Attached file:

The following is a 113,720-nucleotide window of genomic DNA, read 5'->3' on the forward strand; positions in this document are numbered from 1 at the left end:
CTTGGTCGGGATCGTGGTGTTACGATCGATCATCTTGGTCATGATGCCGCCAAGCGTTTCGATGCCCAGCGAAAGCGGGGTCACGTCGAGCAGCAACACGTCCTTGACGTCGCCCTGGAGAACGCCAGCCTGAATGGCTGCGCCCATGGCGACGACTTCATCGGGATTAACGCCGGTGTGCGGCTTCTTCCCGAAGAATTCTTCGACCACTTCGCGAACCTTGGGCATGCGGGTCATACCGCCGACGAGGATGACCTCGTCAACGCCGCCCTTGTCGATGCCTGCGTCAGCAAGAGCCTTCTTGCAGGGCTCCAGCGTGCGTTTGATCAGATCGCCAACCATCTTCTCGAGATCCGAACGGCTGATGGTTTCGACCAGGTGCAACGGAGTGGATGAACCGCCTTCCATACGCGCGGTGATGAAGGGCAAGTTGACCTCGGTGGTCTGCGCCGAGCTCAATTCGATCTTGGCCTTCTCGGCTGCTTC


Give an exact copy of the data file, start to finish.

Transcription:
The following is a 113,720-nucleotide window of genomic DNA, read 5'->3' on the forward strand; positions in this document are numbered from 1 at the left end:
CTTGGTCGGGATCGTGGTGTTACGATCGATCATCTTGGTCATGATGCCGCCAAGCGTTTCGATGCCCAGCGAAAGCGGGGTCACGTCGAGCAGCAACACGTCCTTGACGTCGCCCTGGAGAACGCCAGCCTGAATGGCTGCGCCCATGGCGACGACTTCATCGGGATTAACGCCGGTGTGCGGCTTCTTCCCGAAGAATTCTTCGACCACTTCGCGAACCTTGGGCATGCGGGTCATACCGCCGACGAGGATGACCTCGTCAACGCCGCCCTTGTCGATGCCTGCGTCAGCAAGAGCCTTCTTGCAGGGCTCCAGCGTGCGTTTGATCAGATCGCCAACCATCTTCTCGAGATCCGAACGGCTGATGGTTTCGACCAGGTGCAACGGAGTGGATGAACCGCCTTCCATACGCGCGGTGATGAAGGGCAAGTTGACCTCGGTGGTCTGCGCCGAGCTCAATTCGATCTTGGCCTTCTCGGCTGCTTC